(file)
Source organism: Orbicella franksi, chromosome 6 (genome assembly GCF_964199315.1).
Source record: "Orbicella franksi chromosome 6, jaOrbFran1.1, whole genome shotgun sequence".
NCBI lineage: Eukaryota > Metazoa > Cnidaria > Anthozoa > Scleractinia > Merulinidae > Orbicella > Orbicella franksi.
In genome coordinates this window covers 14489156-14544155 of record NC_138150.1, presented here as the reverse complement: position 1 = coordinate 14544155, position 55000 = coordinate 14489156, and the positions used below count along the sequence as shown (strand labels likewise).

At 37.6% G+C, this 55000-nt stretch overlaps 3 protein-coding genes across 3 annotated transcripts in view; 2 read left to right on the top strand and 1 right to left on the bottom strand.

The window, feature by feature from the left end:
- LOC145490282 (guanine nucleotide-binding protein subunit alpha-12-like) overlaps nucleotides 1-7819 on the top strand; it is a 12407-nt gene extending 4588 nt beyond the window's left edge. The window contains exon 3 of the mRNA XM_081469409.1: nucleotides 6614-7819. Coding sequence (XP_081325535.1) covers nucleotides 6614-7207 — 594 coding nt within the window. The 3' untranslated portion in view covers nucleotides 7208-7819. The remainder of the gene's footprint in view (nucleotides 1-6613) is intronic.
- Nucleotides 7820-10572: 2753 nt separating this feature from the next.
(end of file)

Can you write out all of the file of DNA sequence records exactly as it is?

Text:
Source organism: Orbicella franksi, chromosome 6 (genome assembly GCF_964199315.1).
Source record: "Orbicella franksi chromosome 6, jaOrbFran1.1, whole genome shotgun sequence".
NCBI lineage: Eukaryota > Metazoa > Cnidaria > Anthozoa > Scleractinia > Merulinidae > Orbicella > Orbicella franksi.
In genome coordinates this window covers 14489156-14544155 of record NC_138150.1, presented here as the reverse complement: position 1 = coordinate 14544155, position 55000 = coordinate 14489156, and the positions used below count along the sequence as shown (strand labels likewise).

At 37.6% G+C, this 55000-nt stretch overlaps 3 protein-coding genes across 3 annotated transcripts in view; 2 read left to right on the top strand and 1 right to left on the bottom strand.

The window, feature by feature from the left end:
- LOC145490282 (guanine nucleotide-binding protein subunit alpha-12-like) overlaps nucleotides 1-7819 on the top strand; it is a 12407-nt gene extending 4588 nt beyond the window's left edge. The window contains exon 3 of the mRNA XM_081469409.1: nucleotides 6614-7819. Coding sequence (XP_081325535.1) covers nucleotides 6614-7207 — 594 coding nt within the window. The 3' untranslated portion in view covers nucleotides 7208-7819. The remainder of the gene's footprint in view (nucleotides 1-6613) is intronic.
- Nucleotides 7820-10572: 2753 nt separating this feature from the next.